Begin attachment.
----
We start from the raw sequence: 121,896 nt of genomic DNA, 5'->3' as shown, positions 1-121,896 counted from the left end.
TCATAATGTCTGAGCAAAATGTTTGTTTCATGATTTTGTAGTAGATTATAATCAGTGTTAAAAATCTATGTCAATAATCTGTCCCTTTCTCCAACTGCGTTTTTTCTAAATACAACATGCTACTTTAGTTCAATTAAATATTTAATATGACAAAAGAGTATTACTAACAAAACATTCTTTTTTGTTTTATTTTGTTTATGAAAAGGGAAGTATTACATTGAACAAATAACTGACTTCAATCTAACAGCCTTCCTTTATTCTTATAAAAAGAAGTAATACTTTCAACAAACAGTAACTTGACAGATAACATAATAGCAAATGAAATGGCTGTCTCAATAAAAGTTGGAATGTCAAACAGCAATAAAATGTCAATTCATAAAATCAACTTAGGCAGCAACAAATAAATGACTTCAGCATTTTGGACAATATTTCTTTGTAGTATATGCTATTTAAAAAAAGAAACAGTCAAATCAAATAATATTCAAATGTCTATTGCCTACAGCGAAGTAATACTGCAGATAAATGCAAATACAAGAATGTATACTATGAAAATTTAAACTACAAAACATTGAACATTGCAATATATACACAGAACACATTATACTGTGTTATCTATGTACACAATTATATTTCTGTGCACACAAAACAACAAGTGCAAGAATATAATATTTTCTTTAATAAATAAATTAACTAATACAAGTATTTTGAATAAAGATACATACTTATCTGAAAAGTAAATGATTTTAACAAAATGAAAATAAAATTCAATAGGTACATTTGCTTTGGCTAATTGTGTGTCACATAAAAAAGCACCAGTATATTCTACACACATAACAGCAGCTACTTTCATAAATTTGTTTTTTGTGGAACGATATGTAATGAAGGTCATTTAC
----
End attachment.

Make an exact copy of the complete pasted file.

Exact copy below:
We start from the raw sequence: 121,896 nt of genomic DNA, 5'->3' as shown, positions 1-121,896 counted from the left end.
TCATAATGTCTGAGCAAAATGTTTGTTTCATGATTTTGTAGTAGATTATAATCAGTGTTAAAAATCTATGTCAATAATCTGTCCCTTTCTCCAACTGCGTTTTTTCTAAATACAACATGCTACTTTAGTTCAATTAAATATTTAATATGACAAAAGAGTATTACTAACAAAACATTCTTTTTTGTTTTATTTTGTTTATGAAAAGGGAAGTATTACATTGAACAAATAACTGACTTCAATCTAACAGCCTTCCTTTATTCTTATAAAAAGAAGTAATACTTTCAACAAACAGTAACTTGACAGATAACATAATAGCAAATGAAATGGCTGTCTCAATAAAAGTTGGAATGTCAAACAGCAATAAAATGTCAATTCATAAAATCAACTTAGGCAGCAACAAATAAATGACTTCAGCATTTTGGACAATATTTCTTTGTAGTATATGCTATTTAAAAAAAGAAACAGTCAAATCAAATAATATTCAAATGTCTATTGCCTACAGCGAAGTAATACTGCAGATAAATGCAAATACAAGAATGTATACTATGAAAATTTAAACTACAAAACATTGAACATTGCAATATATACACAGAACACATTATACTGTGTTATCTATGTACACAATTATATTTCTGTGCACACAAAACAACAAGTGCAAGAATATAATATTTTCTTTAATAAATAAATTAACTAATACAAGTATTTTGAATAAAGATACATACTTATCTGAAAAGTAAATGATTTTAACAAAATGAAAATAAAATTCAATAGGTACATTTGCTTTGGCTAATTGTGTGTCACATAAAAAAGCACCAGTATATTCTACACACATAACAGCAGCTACTTTCATAAATTTGTTTTTTGTGGAACGATATGTAATGAAGGTCATTTAC